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Network World - A mish-mash of security issues came up this week, everything from how to protect virtualized environments to a system that protects copper in utility sites from robbery and a story about digital certificate thefts.
First though, this week brought news that hackers broke into the Kernel.org website that is home to the Linux project, according to Kernel.org's owners. With the barbarian hordes of the Internet having breached this bastion of Linux, Kernel.org's owners say they have contacted law enforcement in the U.S. and Europe as they try to figure out what happened.
Linux lovers should be asking how well the crown jewels of open source are being guarded and whether the best possible security controls are in place.
Other hacking incidents became public last week as well. WikiLeaks, which collects and disseminates information it gets from those who hack places like businesses and government, admitted it was hacked and a large cache of information it thought it held secret was disclosed, according to The Wall Street Journal. Just proves when you live by the sword you often die by the sword.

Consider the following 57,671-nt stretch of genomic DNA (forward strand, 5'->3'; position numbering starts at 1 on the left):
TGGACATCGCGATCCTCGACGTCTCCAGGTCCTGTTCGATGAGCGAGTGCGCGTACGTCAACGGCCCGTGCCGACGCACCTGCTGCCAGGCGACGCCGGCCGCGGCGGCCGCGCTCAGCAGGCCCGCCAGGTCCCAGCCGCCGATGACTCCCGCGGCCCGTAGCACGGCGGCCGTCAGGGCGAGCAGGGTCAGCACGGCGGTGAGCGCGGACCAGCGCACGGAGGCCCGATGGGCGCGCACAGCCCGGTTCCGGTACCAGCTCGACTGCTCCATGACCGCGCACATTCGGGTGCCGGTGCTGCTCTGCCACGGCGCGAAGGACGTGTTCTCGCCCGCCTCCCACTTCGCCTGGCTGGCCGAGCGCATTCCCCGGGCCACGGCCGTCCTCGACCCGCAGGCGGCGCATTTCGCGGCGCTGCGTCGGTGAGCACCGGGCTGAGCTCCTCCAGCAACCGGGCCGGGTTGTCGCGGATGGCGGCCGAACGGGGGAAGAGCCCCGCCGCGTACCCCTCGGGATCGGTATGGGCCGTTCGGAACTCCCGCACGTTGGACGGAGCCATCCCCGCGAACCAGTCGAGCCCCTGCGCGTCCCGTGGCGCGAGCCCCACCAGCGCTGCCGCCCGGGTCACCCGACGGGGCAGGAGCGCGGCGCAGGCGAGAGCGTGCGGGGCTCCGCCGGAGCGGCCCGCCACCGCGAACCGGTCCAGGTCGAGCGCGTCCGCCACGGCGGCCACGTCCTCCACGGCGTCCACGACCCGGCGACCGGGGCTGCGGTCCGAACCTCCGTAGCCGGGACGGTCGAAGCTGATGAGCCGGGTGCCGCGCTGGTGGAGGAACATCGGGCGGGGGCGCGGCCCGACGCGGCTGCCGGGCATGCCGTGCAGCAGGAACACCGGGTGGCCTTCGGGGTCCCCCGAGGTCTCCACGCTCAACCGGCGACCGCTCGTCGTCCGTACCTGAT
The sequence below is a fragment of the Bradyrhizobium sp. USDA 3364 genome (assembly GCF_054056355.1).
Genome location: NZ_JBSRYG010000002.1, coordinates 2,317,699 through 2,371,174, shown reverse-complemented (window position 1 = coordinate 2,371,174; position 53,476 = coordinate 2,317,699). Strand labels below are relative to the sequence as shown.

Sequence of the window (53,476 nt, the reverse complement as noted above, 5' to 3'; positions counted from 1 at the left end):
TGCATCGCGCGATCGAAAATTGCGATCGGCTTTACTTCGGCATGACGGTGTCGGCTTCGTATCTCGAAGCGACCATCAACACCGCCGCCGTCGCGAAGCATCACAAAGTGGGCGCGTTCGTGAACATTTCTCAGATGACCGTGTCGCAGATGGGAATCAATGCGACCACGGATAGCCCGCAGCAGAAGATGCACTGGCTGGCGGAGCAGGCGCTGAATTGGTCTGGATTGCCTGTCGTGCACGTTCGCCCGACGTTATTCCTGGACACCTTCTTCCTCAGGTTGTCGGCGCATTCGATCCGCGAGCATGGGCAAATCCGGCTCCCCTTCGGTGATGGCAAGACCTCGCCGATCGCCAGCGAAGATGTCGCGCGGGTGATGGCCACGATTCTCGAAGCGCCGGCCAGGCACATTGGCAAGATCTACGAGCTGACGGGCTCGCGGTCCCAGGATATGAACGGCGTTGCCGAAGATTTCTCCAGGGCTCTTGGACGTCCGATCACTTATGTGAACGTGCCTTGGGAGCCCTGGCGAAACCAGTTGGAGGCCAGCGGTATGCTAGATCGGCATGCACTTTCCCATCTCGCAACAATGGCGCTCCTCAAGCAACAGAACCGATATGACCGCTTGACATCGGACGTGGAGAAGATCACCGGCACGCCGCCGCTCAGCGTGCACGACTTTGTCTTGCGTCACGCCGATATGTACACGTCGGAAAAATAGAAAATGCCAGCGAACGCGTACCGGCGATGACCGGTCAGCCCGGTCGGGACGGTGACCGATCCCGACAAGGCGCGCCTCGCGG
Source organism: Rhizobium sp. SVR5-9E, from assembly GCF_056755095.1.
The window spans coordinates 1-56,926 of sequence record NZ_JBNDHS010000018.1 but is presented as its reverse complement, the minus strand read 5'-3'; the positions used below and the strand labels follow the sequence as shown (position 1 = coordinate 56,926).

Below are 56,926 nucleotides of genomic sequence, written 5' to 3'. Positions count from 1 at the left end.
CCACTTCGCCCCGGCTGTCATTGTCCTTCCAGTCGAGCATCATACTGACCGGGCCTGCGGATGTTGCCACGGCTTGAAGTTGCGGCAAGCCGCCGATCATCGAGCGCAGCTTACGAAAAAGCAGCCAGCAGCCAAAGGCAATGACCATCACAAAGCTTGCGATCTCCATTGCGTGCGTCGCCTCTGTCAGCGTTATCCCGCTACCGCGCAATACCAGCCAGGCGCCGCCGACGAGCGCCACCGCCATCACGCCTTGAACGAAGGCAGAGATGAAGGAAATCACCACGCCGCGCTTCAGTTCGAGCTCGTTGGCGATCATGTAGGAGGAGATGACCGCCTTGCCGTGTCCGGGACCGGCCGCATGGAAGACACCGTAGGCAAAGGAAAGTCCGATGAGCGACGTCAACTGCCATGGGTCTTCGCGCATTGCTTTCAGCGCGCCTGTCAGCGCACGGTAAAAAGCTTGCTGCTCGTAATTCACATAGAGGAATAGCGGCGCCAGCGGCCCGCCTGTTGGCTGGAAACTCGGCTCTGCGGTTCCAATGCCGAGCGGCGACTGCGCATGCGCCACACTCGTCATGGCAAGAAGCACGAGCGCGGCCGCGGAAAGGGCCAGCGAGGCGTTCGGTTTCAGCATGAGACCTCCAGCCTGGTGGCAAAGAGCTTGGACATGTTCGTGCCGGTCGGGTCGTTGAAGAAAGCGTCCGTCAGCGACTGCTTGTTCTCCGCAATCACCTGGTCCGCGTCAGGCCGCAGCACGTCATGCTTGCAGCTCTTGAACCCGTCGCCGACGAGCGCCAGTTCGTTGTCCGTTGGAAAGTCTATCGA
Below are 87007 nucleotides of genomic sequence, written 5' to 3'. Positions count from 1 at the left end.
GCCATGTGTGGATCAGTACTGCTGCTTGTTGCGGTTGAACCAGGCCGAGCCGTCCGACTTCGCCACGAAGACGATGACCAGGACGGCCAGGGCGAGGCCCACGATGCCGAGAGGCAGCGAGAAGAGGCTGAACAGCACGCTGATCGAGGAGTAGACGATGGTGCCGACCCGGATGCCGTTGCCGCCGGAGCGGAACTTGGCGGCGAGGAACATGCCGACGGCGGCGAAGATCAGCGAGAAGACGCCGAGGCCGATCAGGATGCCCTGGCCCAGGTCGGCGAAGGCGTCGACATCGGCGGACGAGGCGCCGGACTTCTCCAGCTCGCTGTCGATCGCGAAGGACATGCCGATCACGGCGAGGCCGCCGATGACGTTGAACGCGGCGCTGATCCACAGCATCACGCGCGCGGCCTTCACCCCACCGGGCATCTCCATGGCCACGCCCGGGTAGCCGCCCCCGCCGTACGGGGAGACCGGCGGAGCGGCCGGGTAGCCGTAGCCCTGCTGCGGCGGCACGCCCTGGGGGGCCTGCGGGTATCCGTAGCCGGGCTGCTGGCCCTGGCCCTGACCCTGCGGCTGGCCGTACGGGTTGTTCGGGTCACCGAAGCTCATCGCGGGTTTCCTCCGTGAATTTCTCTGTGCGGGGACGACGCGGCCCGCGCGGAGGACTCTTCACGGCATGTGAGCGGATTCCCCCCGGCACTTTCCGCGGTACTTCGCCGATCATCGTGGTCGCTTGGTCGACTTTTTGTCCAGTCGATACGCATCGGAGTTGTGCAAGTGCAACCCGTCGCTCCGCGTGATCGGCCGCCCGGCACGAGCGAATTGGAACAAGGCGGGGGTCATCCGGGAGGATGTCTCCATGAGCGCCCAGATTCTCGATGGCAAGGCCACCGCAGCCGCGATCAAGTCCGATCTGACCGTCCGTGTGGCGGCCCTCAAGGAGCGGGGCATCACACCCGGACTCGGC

And it's becoming increasingly obvious that hackers are prying open the door of older security technologies, such as certificates used for authentication, as it was discovered last week occurred when certificate authority DigiNotar, which is owned by Vasco Data Security, admitted a large number of its certificates had been stolen.
If there was ever a disruptive force, it's virtualization. It's becoming clear to both the security industry and enterprise managers that it's not sufficient to exist with the same old security stuff used in the non-virtualized networks. At VMworld, the annual conference put on by VMware, which has the lion's share of the virtualization software market right now, a number of announcements related to security.
Not only were new products on display, but VMware, which has struggled with trying to bring security vendors into its vShield development efforts, got new backing from McAfee, Symantec, Kaspersky Lab, Lumension, Sophos and BitDefender. But there's still a lot of debate over whether agentless anti-malware is really going to fly, with Symantec saying it has doubts a fully agentless approach will work.
Kaspersky Lab says it expects to have at least one product specific to VMware ready by early next year. So far, Trend Micro has been the most aggressive in developing vShield-based anti-malware products for vSphere.
VMware, with help from Cisco, unveiled what's called "virtual extensible LANs (VXLAN)" that seek to retain the benefits of VLANs while also adding a virtual machine on the fly, according to VMware Chief Technology Officer Allwyn Sequiera, who says it will be supported in vSphere in the near future. Citrix points out this not just a VMware thing but that VXLAN is intended to be an IETF standard.